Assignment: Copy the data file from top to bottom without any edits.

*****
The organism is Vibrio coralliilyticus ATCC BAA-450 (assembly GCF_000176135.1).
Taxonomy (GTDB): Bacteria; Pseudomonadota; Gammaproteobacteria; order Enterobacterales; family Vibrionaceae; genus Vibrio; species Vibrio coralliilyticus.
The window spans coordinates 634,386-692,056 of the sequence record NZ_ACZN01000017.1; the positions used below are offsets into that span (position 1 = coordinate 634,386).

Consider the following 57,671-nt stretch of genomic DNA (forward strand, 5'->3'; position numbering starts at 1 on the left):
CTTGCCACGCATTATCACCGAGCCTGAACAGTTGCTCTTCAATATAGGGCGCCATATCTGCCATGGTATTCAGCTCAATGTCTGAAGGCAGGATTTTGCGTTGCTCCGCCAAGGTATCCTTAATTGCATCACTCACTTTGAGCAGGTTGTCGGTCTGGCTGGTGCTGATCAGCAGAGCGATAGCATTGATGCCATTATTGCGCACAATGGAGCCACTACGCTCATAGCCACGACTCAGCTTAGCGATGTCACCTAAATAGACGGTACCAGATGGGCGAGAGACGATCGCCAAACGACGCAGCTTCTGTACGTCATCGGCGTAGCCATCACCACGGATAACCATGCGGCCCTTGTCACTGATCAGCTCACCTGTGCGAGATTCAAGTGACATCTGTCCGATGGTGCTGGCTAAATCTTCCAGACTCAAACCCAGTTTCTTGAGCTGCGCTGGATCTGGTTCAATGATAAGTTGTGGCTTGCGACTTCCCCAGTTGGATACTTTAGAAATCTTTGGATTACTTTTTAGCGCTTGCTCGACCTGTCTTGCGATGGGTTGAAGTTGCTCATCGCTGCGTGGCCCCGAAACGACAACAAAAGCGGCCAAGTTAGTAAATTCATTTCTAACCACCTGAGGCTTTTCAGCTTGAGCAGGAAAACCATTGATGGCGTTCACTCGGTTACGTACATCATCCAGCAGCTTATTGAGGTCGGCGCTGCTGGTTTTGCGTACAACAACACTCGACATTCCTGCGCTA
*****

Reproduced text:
The organism is Vibrio coralliilyticus ATCC BAA-450 (assembly GCF_000176135.1).
Taxonomy (GTDB): Bacteria; Pseudomonadota; Gammaproteobacteria; order Enterobacterales; family Vibrionaceae; genus Vibrio; species Vibrio coralliilyticus.
The window spans coordinates 634,386-692,056 of the sequence record NZ_ACZN01000017.1; the positions used below are offsets into that span (position 1 = coordinate 634,386).

Consider the following 57,671-nt stretch of genomic DNA (forward strand, 5'->3'; position numbering starts at 1 on the left):
CTTGCCACGCATTATCACCGAGCCTGAACAGTTGCTCTTCAATATAGGGCGCCATATCTGCCATGGTATTCAGCTCAATGTCTGAAGGCAGGATTTTGCGTTGCTCCGCCAAGGTATCCTTAATTGCATCACTCACTTTGAGCAGGTTGTCGGTCTGGCTGGTGCTGATCAGCAGAGCGATAGCATTGATGCCATTATTGCGCACAATGGAGCCACTACGCTCATAGCCACGACTCAGCTTAGCGATGTCACCTAAATAGACGGTACCAGATGGGCGAGAGACGATCGCCAAACGACGCAGCTTCTGTACGTCATCGGCGTAGCCATCACCACGGATAACCATGCGGCCCTTGTCACTGATCAGCTCACCTGTGCGAGATTCAAGTGACATCTGTCCGATGGTGCTGGCTAAATCTTCCAGACTCAAACCCAGTTTCTTGAGCTGCGCTGGATCTGGTTCAATGATAAGTTGTGGCTTGCGACTTCCCCAGTTGGATACTTTAGAAATCTTTGGATTACTTTTTAGCGCTTGCTCGACCTGTCTTGCGATGGGTTGAAGTTGCTCATCGCTGCGTGGCCCCGAAACGACAACAAAAGCGGCCAAGTTAGTAAATTCATTTCTAACCACCTGAGGCTTTTCAGCTTGAGCAGGAAAACCATTGATGGCGTTCACTCGGTTACGTACATCATCCAGCAGCTTATTGAGGTCGGCGCTGCTGGTTTTGCGTACAACAACACTCGACATTCCTGCGCTA